Machsom Watch women want to watch over Ben Gurion Airport: In a new initiative, the Machsom Watch organization, along with the New Israel Fund, want to place monitors at the Ben Gurion airport, to prevent any bad treatment of Arab passengers.
The organizations recently sent a letter to Transportation Minister Shaul Mofaz and CEO of the Airport Authority Gabi Ofir, asking to set up airport monitors, as well as provide long-term training for airport security personnel.
According to the request, the monitoring will be undertaken by volunteers from the organization "responsible for protecting human rights". The letter stated that the organizations emphasized that they aren't trying to delegitimize the need for security checks.
However "the organization does not accept generalized suspicion against various populations, primarily minority populations, and certainly does not accept cruelty or humiliation towards any human being under the guise of a security check."
The organizations claim that the situation in Ben Gurion Airport is getting worse, since they recently received a higher number of complaints from Arab citizens regarding prejudiced security checks, although the passengers said that they did not appear to be security risks.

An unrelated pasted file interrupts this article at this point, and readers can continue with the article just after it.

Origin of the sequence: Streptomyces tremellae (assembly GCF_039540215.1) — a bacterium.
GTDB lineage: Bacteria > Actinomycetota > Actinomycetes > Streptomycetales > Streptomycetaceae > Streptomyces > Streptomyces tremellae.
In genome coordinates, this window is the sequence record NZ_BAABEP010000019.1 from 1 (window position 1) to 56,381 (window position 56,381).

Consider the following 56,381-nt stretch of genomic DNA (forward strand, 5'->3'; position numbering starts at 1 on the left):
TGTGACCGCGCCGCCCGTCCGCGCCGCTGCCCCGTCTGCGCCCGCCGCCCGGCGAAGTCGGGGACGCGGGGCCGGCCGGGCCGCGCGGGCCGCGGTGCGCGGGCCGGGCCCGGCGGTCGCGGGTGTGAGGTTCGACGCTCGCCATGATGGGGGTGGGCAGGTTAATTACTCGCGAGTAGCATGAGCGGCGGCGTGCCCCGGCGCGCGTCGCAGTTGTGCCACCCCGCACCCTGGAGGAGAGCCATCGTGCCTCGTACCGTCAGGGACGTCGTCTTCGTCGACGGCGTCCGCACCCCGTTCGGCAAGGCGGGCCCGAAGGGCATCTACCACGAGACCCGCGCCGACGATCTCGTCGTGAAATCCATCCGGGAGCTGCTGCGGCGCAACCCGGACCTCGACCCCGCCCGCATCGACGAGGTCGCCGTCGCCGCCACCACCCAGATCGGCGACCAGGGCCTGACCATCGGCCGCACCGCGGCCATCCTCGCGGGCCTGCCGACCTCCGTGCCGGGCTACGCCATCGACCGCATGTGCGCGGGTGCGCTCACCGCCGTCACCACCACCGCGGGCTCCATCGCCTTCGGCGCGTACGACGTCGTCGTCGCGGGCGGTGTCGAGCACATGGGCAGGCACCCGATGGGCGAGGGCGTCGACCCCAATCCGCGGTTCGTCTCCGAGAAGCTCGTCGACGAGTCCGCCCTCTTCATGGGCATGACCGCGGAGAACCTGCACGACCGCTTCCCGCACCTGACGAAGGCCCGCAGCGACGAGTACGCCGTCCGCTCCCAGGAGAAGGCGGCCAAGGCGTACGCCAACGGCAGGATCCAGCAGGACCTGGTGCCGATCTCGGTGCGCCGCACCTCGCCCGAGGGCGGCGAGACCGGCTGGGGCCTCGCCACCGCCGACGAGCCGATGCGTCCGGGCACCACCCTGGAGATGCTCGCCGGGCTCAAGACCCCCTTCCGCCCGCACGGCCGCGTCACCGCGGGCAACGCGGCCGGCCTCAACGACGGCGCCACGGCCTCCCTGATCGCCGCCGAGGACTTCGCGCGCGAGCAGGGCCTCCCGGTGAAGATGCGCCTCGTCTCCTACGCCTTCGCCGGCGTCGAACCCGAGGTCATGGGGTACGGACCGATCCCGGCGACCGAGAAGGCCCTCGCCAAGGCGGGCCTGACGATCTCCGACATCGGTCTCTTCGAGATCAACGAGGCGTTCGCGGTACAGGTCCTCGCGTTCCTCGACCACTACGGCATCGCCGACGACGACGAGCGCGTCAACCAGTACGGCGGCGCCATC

The complainants claimed that security personnel treated them in a humiliating manner once it was obvious – based on physical appearance, accent, place of residence, etc – that they were dealing with Arab passengers.
Dr. Nadera Shalhoub-Kevorkian, a member of the New Israel Fund and a professor of criminology at the Hebrew University in Jerusalem claims that she experienced harsh discrimination, on her way to lecture at a conference in Tunis on womens' rights.
She was kept for a prolonged check, during which her suitcase was opened in public and her items mocked by the security personnel. She was not allowed to take her laptop computer with her. In the end, she decided not to fly.
Offering to supply a solutionThe organizations claim that, based on recently compiled reports, Arab passengers receive different treatment in the airport than Jewish passengers, a phenomenon derived from a longstanding philosophy that Arabs constitute a security threat.
"We're not struggling against security checks. We're struggling to try and find a solution for anyone who felt humiliated during this process," said New Israel Fund's Director General Eliezer Yaari.
"We are offering a solution – another eye to make sure there's no cruelty and we're willing to supply a training system funded by us, in order to ensure that people won't be treated with cruelty."
The Airport Authority responded: "We received the request yesterday (Tuesday) and will assess it. The Airport Authority makes great efforts to improve service to its passengers in general and its Arab passengers in particular."
"The Airport Authority has recently established a website in Arabic, and the authority's security branch recently opened a unit whose responsibility is it to liaise with minorities," they added.